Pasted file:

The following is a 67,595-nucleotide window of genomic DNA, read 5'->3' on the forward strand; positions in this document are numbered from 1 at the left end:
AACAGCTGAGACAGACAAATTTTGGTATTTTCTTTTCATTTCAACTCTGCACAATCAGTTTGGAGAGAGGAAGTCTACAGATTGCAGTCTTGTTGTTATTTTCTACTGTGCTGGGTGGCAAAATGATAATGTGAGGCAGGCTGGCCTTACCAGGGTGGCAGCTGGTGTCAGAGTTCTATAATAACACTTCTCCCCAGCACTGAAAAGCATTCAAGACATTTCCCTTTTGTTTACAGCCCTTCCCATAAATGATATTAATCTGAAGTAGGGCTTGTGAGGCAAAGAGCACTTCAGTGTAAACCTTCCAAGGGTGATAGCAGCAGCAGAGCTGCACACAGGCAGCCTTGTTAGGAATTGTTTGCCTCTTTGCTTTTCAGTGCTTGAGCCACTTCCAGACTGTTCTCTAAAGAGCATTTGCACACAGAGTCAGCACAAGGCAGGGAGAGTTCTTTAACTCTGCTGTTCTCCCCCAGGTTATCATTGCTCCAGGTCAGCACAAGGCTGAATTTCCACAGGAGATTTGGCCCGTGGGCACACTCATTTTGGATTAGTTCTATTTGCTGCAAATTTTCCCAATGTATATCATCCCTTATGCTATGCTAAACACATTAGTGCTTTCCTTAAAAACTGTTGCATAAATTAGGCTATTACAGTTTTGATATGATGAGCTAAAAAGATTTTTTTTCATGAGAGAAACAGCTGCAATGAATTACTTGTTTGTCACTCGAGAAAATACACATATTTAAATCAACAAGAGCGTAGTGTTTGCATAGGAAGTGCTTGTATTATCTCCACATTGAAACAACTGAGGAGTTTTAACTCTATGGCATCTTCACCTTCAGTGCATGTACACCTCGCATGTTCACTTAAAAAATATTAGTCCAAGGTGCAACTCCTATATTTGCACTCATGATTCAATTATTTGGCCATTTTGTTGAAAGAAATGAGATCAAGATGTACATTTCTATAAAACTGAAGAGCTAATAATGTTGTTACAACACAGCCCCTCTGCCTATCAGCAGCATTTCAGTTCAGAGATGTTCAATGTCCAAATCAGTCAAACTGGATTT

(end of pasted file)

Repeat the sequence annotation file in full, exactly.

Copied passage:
The following is a 67,595-nucleotide window of genomic DNA, read 5'->3' on the forward strand; positions in this document are numbered from 1 at the left end:
AACAGCTGAGACAGACAAATTTTGGTATTTTCTTTTCATTTCAACTCTGCACAATCAGTTTGGAGAGAGGAAGTCTACAGATTGCAGTCTTGTTGTTATTTTCTACTGTGCTGGGTGGCAAAATGATAATGTGAGGCAGGCTGGCCTTACCAGGGTGGCAGCTGGTGTCAGAGTTCTATAATAACACTTCTCCCCAGCACTGAAAAGCATTCAAGACATTTCCCTTTTGTTTACAGCCCTTCCCATAAATGATATTAATCTGAAGTAGGGCTTGTGAGGCAAAGAGCACTTCAGTGTAAACCTTCCAAGGGTGATAGCAGCAGCAGAGCTGCACACAGGCAGCCTTGTTAGGAATTGTTTGCCTCTTTGCTTTTCAGTGCTTGAGCCACTTCCAGACTGTTCTCTAAAGAGCATTTGCACACAGAGTCAGCACAAGGCAGGGAGAGTTCTTTAACTCTGCTGTTCTCCCCCAGGTTATCATTGCTCCAGGTCAGCACAAGGCTGAATTTCCACAGGAGATTTGGCCCGTGGGCACACTCATTTTGGATTAGTTCTATTTGCTGCAAATTTTCCCAATGTATATCATCCCTTATGCTATGCTAAACACATTAGTGCTTTCCTTAAAAACTGTTGCATAAATTAGGCTATTACAGTTTTGATATGATGAGCTAAAAAGATTTTTTTTCATGAGAGAAACAGCTGCAATGAATTACTTGTTTGTCACTCGAGAAAATACACATATTTAAATCAACAAGAGCGTAGTGTTTGCATAGGAAGTGCTTGTATTATCTCCACATTGAAACAACTGAGGAGTTTTAACTCTATGGCATCTTCACCTTCAGTGCATGTACACCTCGCATGTTCACTTAAAAAATATTAGTCCAAGGTGCAACTCCTATATTTGCACTCATGATTCAATTATTTGGCCATTTTGTTGAAAGAAATGAGATCAAGATGTACATTTCTATAAAACTGAAGAGCTAATAATGTTGTTACAACACAGCCCCTCTGCCTATCAGCAGCATTTCAGTTCAGAGATGTTCAATGTCCAAATCAGTCAAACTGGATTT